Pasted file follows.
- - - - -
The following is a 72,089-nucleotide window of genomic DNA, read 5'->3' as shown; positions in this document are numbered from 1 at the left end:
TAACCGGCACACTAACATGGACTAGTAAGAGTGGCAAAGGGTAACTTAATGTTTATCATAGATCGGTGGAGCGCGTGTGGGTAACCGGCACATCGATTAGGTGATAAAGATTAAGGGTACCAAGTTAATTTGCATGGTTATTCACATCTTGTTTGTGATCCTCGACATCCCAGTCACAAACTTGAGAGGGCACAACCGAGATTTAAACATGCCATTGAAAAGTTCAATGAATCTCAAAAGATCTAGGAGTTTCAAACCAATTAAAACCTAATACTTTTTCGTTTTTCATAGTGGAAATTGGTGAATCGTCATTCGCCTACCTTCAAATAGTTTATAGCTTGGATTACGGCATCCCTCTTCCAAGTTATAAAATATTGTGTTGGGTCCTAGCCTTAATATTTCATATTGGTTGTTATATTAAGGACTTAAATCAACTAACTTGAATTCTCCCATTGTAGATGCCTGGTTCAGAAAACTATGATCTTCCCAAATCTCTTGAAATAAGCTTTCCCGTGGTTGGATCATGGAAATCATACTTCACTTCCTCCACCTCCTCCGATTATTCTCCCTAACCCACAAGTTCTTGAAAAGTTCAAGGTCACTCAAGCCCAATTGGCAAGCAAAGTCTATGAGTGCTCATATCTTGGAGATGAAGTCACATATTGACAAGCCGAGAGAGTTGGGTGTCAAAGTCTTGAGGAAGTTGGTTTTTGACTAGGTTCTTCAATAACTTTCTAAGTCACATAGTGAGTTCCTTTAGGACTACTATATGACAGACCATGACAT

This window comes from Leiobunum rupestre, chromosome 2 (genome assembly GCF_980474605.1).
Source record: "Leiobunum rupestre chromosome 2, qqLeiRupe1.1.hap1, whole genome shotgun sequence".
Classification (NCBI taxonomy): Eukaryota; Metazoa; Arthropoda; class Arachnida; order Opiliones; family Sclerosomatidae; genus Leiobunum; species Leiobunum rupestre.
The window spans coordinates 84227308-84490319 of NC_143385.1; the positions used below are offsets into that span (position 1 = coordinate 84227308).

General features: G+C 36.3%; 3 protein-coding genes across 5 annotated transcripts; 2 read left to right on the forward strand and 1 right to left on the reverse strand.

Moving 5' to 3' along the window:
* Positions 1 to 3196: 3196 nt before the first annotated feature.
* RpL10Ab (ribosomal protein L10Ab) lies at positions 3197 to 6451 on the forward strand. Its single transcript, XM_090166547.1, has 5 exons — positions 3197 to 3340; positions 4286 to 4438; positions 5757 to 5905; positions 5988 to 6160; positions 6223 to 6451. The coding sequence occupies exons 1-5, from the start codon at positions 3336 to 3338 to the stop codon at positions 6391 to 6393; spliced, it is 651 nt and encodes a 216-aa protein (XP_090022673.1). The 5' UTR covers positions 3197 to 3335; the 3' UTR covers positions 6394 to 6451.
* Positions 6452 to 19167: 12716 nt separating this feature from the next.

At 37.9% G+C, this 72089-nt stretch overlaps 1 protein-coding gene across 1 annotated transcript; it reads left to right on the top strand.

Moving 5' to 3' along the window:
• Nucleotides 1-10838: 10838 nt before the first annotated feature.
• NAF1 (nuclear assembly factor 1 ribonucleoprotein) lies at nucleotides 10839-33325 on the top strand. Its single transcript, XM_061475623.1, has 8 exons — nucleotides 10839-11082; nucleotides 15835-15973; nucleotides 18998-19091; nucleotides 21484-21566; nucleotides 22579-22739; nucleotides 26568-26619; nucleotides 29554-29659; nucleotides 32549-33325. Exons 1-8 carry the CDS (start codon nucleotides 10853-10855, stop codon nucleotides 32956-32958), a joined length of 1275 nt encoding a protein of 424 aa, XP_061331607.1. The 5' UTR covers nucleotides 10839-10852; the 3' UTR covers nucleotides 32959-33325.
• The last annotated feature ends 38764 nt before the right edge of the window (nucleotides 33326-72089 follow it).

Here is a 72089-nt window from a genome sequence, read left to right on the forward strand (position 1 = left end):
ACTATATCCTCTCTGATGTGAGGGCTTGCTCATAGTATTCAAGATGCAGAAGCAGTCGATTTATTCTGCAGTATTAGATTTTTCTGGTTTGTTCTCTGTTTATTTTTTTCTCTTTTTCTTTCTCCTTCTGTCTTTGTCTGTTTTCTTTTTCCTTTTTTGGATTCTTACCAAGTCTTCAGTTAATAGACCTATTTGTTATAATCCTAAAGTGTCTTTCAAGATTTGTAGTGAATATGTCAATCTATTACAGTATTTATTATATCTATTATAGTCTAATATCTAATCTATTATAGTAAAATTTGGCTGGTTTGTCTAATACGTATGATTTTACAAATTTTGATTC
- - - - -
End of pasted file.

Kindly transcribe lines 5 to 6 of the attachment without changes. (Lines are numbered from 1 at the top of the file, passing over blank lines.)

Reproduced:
Classification (NCBI taxonomy): Eukaryota; Metazoa; Arthropoda; class Arachnida; order Opiliones; family Sclerosomatidae; genus Leiobunum; species Leiobunum rupestre.
The window spans coordinates 84227308-84490319 of NC_143385.1; the positions used below are offsets into that span (position 1 = coordinate 84227308).